The late Mr Gordon Stephen Spence (69). Photo supplied.
Date: 09 June 2018 By: Andries van Zyl
It is with great sadness that the Soutpansberg community learned of the sudden death of the 69-year-old Mr Gordon Spence on 2 June.
Gordon, an Anglo Saxon by birth, was especially well-known for his staunch support of the Boer nation and was very outspoken about issues negatively affecting the Boer. Most recently, he made a passionate call on all farmers to prepare themselves for what is to come regarding government's proposed process of land expropriation without compensation. He made this plea during the TAU SA’s talk on the proposed amendments of Article 25 of the constitution at Kennington Lodge outside Louis Trichardt on 12 May.
“The Boers, the farmers, the Afrikaner, have never been threatened before in your history as they are now. Forget all the wars … it was just messing around. The First Boer War, which you won, was a skirmish. The Second Boer War, which you basically won, was horrendous and disgusting, but my God, you were proud. In 1994 … it happened … but you survived it and you are doing well … this movement that is going on now, confiscating your land without compensation is threatening your whole existence… the Boer, the Afrikaner, is starting to move towards the abyss. You are about to be, on a cultural level, eliminated,” said Gordon in his opening words. He then went on to warn the farming community that they are not ready for what is to come. “Ladies and gentlemen, you got a situation now where if you do not take the situation seriously and get some passion in your bowels, you are going to lose... why are you taking this sitting down?” Gordon said.
Shortly before his death, Spence was also in the process of trying to set up a legal fund to assist farmers who have fallen victim to land grabs and were arrested for trying to defend their land. He himself then started an initiative to raise money for the fund by pledging to pay in the first R1 000 himself.
Gordon suffered a heart attack late on Saturday evening. “The abruptness of the attack has shocked and saddened many friends and family,” said wife Rozanna.
Gordon was born in Middlesbrough, Yorkshire, England in the spring of 1949 (4 May). As a young 20 something he came to what was then Rhodesia looking for adventure. This he found in the army as with anybody else living and working in Rhodesia at the time, he was drafted into national service. Gordon carried out his duties here too until that country’s government change in 1980. He initially went back to England for ten years until the wanderlust got the better of him. After that he went to America to make his fortune. However, the call of Africa still had its hold on him and he returned to South Africa in 1993.
In 2003 we moved up to Louis Trichardt from Muldersdrift, Gauteng, living at first in the Devil’s Gully valley north of the Soutpansberg Mountains. In 2005, he and Rozanne moved again, this time to Mampakuil, south of Louis Trichardt. Gordon tried his hand at many different occupations here including farming with roses, vegetables, then trading in commodities internationally. His most recent project entailed concentrating on buying crops in bulk from farmers for sale to supermarkets and packing houses in Gauteng as well as selling to the local hawkers.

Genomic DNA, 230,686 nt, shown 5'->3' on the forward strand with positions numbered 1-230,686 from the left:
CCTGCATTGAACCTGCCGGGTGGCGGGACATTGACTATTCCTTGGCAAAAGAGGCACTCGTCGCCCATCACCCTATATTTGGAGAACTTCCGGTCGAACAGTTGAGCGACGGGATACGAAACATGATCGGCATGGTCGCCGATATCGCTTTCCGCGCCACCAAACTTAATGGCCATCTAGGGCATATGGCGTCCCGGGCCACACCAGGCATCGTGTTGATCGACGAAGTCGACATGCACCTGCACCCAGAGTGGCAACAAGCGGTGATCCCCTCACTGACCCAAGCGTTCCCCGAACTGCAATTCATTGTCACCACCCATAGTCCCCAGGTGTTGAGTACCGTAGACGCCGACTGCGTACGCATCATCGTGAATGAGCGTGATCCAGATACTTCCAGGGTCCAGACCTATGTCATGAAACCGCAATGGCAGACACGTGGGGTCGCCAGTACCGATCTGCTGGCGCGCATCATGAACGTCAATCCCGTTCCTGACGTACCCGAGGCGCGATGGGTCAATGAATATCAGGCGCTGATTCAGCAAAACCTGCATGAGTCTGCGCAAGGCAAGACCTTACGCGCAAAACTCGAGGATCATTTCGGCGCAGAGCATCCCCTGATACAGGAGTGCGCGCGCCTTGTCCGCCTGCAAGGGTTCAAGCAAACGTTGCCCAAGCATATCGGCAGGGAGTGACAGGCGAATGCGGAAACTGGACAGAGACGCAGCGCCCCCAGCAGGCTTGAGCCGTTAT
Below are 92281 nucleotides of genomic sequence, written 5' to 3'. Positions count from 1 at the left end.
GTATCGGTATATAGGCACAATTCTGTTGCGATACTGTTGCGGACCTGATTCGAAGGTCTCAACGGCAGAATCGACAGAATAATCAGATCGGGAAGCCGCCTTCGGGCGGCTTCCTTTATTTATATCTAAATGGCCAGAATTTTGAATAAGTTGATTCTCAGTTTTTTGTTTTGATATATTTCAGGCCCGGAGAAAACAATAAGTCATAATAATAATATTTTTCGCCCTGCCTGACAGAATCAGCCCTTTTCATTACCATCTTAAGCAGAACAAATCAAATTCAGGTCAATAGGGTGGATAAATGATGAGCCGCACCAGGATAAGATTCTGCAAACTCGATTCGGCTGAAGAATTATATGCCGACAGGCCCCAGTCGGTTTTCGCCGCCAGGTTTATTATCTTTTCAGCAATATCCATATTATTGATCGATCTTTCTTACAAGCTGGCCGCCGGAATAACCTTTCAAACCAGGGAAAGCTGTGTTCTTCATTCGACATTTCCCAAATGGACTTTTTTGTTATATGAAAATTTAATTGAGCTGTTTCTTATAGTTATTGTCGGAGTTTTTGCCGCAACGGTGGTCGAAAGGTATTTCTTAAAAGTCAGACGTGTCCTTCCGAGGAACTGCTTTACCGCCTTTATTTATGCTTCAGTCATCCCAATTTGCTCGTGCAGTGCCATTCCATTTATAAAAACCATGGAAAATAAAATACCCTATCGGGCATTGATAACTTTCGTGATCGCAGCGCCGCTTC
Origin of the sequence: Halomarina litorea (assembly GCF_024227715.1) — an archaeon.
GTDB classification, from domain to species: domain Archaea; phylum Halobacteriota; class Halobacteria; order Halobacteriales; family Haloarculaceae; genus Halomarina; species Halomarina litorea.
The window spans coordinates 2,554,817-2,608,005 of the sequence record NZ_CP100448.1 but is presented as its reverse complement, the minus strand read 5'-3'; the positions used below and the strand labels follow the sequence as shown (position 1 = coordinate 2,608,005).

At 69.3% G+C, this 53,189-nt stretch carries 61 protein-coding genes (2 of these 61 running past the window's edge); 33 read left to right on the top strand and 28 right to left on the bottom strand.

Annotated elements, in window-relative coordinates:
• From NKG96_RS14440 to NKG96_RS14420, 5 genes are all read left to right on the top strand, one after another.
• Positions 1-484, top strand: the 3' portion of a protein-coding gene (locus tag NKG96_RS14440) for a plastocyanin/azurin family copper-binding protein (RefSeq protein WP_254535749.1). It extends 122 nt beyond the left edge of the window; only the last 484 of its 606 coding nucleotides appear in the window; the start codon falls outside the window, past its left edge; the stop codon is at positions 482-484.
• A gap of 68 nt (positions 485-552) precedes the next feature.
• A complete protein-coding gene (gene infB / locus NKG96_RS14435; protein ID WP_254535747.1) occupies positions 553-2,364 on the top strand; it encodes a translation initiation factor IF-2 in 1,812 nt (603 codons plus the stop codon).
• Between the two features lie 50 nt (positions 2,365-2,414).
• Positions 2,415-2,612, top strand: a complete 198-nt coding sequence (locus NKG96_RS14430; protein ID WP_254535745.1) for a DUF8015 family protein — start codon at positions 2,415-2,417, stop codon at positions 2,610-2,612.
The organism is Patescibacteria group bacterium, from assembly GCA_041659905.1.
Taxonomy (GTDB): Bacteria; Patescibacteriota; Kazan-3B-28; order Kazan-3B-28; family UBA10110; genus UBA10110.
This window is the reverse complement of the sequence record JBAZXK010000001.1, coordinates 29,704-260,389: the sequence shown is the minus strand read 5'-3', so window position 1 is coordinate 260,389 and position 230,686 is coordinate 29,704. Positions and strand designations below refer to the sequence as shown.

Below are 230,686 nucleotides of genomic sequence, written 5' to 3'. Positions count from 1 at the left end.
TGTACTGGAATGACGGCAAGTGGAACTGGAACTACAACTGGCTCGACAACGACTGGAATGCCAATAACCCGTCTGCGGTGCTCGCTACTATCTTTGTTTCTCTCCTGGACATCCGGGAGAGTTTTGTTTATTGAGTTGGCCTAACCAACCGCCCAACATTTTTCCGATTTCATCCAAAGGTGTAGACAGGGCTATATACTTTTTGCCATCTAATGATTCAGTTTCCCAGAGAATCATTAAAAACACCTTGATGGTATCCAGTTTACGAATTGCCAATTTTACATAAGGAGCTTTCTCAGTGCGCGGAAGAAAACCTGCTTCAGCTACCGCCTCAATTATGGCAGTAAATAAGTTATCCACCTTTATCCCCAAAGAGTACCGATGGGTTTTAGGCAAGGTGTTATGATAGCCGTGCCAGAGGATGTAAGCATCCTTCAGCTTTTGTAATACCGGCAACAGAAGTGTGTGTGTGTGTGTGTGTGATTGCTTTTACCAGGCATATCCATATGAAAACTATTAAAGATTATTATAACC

“How do I describe the man that I have been married to for the past 14 years? There is no doubt that he could be highly controversial. He had many friends but also some enemies as he was a straight talker, no nonsense type of man. He put into words, most eloquently if the occasion demanded finesse, exactly what he thought of a situation that needed action and he would decisively and loudly rail against what he perceived to be a lack of action on the part of a person or group of people. He was passionate about life. Everything he did he did at full throttle. There were no half measures with Gordon,” said Rozanne.
According to Rozanne, Gordon loved Africa but also hated it. “By that I mean he loved being in nature with the trees, mountains, birds and animals around him, but he abhorred the crime, violence, litter on the streets and the general apathy and ‘don’t care attitude’ of people towards their fellow man,” said Rozanne.
In life, Gordon was a thinker, philosopher, a leader of men, and he would never shirk a duty that faced him. “Gordon had a strong sense of the community and firmly believed that the community should take responsibility for all citizens living within the area; especially when it came to the subject of security. He loved deeply and the welfare of his family, I and our animals, came before anything else. Gordon truly had a heart of gold and would offer a helping hand when it was needed,” said Rozanne.
Gordon is survived by wife Rozanne, his in-laws, brother Keith and family in England. A memorial service will be held for him on Thursday, 7 June (today), at 11:00 at Kennington Lodge just outside Louis Trichardt on the N1 south.
“If you asked Gordon to describe himself he would say that he is ‘a barrow boy from Middlesbrough’. He never lost touch with his roots even while reaching for the stars ... As two of his friends described Gordon - a giant baobab has fallen,” said Rozanne.
Andries joined the Zoutpansberger and Limpopo Mirror in April 1993 as a darkroom assistant. Within a couple of months he moved over to the production side of the newspaper and eventually doubled as a reporter. In 1995 he left the newspaper group and travelled overseas for a couple of months. In 1996, Andries rejoined the Zoutpansberger as a reporter. In August 2002, he was appointed as News Editor of the Zoutpansberger, a position he holds until today.